“I think that probably the biggest effect on people who are housed in shelters is mostly just that they feel more safe,” Ure explained.
Folks living without shelter aren’t able to securely store their belongings and are constantly having to protect them from getting stolen. Ure went on to say that women are “the most vulnerable out of this already-vulnerable population. Unfortunately, there’s so much sexual abuse and sexual harassment among homeless women.”
Although most IV residents support their houseless neighbors, business owners, and a few community members have been opposed to the encampment at Anisq’Oyo’ Park. There is a petition currently going around proposed by UC Santa Barbara student Keegan Canfield to relocate the tiny homes because they are in the center of IV. The petition claims that adequate housing invites more homeless, and says that the shelters are “off-putting and not economically suitable for anyone involved.”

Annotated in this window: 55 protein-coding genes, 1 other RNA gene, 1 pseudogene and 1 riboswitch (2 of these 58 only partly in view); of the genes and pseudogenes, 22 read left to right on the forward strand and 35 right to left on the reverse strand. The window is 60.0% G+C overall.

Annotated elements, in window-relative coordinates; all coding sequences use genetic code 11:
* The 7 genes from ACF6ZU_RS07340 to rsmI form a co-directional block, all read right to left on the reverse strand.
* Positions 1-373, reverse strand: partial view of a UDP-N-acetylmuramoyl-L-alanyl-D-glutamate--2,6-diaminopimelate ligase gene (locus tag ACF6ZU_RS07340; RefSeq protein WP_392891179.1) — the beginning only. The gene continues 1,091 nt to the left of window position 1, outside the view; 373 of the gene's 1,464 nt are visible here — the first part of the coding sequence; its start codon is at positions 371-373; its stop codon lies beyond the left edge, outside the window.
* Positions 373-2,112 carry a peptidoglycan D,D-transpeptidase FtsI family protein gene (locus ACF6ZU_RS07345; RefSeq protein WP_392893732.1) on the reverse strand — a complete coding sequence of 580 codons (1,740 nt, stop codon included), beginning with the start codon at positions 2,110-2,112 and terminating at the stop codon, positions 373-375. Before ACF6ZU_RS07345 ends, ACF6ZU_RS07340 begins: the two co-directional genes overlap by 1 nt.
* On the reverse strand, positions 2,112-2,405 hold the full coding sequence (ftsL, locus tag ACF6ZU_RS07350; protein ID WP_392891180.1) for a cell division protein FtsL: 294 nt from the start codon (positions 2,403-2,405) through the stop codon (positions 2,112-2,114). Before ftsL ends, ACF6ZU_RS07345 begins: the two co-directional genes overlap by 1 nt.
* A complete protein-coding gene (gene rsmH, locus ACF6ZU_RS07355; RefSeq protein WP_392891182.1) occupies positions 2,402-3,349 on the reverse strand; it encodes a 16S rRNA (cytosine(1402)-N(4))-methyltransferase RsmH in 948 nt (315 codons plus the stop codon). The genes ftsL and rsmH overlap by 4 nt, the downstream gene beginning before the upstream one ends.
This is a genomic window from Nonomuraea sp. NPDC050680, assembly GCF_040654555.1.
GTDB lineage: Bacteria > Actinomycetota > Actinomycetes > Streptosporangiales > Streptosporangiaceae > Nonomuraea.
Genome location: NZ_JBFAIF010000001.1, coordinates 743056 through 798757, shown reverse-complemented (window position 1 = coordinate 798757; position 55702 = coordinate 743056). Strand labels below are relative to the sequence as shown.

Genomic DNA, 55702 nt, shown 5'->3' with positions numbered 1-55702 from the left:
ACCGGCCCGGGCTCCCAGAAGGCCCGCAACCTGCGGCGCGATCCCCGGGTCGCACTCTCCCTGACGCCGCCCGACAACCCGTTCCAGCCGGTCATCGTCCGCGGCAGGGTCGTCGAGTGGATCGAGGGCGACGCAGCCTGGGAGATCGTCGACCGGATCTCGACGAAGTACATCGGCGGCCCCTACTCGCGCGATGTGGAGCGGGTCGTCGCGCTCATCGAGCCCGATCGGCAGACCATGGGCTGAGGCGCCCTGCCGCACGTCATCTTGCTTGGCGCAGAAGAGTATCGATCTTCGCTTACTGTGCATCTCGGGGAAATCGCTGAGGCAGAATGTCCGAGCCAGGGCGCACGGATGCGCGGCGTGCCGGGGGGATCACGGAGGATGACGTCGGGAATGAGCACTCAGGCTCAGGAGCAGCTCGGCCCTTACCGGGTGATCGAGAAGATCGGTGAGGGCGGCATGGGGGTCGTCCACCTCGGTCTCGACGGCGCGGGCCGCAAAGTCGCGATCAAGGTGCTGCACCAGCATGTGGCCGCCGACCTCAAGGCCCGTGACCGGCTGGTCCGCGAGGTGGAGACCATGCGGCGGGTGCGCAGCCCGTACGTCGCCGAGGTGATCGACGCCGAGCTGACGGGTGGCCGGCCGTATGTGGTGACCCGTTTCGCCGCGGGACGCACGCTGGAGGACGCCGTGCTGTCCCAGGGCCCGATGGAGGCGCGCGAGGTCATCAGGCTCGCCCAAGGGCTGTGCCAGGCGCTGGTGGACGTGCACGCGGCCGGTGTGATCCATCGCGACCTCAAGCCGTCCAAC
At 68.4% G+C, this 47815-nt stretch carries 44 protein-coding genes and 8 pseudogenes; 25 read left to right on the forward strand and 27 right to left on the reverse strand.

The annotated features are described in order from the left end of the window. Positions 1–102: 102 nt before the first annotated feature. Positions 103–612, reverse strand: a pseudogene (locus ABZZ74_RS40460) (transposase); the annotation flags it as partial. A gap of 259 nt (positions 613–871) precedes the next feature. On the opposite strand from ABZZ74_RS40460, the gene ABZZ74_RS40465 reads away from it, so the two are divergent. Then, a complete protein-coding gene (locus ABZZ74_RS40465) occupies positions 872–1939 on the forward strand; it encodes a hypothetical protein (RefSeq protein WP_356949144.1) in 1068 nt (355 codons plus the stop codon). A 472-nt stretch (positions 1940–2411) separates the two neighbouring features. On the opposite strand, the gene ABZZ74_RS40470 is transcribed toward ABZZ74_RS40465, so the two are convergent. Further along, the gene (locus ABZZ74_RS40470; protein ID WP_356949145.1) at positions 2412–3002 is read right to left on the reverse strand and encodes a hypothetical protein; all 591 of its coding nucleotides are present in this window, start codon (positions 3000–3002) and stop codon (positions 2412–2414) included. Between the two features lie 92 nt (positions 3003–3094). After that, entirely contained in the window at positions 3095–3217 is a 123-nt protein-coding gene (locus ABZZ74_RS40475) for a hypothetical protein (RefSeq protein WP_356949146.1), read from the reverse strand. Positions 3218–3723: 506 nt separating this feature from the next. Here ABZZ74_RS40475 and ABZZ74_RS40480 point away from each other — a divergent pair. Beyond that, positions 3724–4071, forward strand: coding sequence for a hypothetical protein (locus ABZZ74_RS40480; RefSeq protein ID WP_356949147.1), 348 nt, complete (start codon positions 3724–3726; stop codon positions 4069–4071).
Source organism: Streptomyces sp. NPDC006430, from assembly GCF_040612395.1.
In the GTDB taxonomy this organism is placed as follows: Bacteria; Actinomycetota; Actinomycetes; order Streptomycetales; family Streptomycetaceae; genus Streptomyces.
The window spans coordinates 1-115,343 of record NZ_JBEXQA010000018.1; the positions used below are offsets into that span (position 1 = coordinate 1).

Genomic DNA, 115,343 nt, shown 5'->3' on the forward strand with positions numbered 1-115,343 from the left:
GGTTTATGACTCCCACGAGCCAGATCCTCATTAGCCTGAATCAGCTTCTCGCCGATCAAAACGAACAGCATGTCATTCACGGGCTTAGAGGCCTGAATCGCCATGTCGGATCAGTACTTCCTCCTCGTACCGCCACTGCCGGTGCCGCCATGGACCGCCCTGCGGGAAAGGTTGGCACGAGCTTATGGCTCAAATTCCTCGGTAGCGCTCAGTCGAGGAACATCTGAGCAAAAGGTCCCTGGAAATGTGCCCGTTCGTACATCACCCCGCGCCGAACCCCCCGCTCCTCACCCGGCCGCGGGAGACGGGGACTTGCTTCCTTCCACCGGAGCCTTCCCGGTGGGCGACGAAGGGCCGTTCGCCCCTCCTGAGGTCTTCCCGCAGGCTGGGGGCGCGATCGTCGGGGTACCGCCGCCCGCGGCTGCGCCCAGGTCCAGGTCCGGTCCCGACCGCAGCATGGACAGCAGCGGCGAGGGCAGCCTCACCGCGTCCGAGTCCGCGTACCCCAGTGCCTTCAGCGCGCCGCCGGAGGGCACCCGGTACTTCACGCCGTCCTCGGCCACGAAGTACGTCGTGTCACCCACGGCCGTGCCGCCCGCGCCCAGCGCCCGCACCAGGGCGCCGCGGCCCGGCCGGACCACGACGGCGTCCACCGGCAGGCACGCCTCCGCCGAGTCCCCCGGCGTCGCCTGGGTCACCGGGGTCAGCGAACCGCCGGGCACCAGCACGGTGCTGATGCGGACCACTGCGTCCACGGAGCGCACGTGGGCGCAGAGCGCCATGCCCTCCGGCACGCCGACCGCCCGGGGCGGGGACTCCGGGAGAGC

The petition uses rhetoric like “cleaner and safer atmosphere for students and residents,” to suggest that the houseless community poses a threat to residents if they do not get relocated.
The question is, where would they go?
A lot of the houseless community chose to live in IV due to the resources nearby. Food Not Bombs – Isla Vista hand delivers meals to each resident, Home for Good Santa Barbara County does outreach twice a week, St. Michael’s Showers of Blessing offers hygiene care, and Doctors Without Walls distributes supplies. Before the pandemic, these folks could go into the Pardall Center and nearby establishments to use the WiFi and outlets, seek a bit of shelter, and socialize. Sawaya observes that there has always been houseless living in IV, but now they are just more visible because they are all congregated in one area.
For more information and resources:
Food Not Bombs – Isla Vista: https://www.facebook.com/groups/fnbiv
Good Samaritan Shelter: https://goodsamaritanshelter.org/
United Way of Santa Barbara: https://www.unitedwaysb.org/
Path SB Central Coast: https://epath.org/regions/santa-barbara-central-coast/
Santa Barbara Doctors Without Walls: https://sbdww.org/
St. Michael’s Showers of Blessing: https://showersofblessingiv.org/
Isla Vista Recreation & Park District: http://www.ivparks.org/